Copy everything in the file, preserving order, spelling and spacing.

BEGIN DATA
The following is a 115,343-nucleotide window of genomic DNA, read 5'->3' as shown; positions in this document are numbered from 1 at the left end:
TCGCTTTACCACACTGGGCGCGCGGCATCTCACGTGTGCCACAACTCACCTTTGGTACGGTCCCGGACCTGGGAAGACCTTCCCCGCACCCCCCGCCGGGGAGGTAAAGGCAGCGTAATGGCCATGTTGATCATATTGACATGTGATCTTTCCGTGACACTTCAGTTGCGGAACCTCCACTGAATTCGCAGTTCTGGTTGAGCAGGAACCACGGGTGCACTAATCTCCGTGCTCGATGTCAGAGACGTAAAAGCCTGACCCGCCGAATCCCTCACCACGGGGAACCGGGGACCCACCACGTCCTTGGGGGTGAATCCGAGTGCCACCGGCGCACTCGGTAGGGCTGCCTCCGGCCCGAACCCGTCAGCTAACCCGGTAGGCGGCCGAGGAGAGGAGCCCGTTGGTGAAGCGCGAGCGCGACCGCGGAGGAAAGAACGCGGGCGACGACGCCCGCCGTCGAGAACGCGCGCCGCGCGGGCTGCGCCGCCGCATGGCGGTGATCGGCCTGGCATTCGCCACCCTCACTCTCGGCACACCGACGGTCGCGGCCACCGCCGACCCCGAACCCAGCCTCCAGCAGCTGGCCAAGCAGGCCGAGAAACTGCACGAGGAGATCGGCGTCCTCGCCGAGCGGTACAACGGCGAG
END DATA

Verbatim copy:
The following is a 115,343-nucleotide window of genomic DNA, read 5'->3' as shown; positions in this document are numbered from 1 at the left end:
TCGCTTTACCACACTGGGCGCGCGGCATCTCACGTGTGCCACAACTCACCTTTGGTACGGTCCCGGACCTGGGAAGACCTTCCCCGCACCCCCCGCCGGGGAGGTAAAGGCAGCGTAATGGCCATGTTGATCATATTGACATGTGATCTTTCCGTGACACTTCAGTTGCGGAACCTCCACTGAATTCGCAGTTCTGGTTGAGCAGGAACCACGGGTGCACTAATCTCCGTGCTCGATGTCAGAGACGTAAAAGCCTGACCCGCCGAATCCCTCACCACGGGGAACCGGGGACCCACCACGTCCTTGGGGGTGAATCCGAGTGCCACCGGCGCACTCGGTAGGGCTGCCTCCGGCCCGAACCCGTCAGCTAACCCGGTAGGCGGCCGAGGAGAGGAGCCCGTTGGTGAAGCGCGAGCGCGACCGCGGAGGAAAGAACGCGGGCGACGACGCCCGCCGTCGAGAACGCGCGCCGCGCGGGCTGCGCCGCCGCATGGCGGTGATCGGCCTGGCATTCGCCACCCTCACTCTCGGCACACCGACGGTCGCGGCCACCGCCGACCCCGAACCCAGCCTCCAGCAGCTGGCCAAGCAGGCCGAGAAACTGCACGAGGAGATCGGCGTCCTCGCCGAGCGGTACAACGGCGAG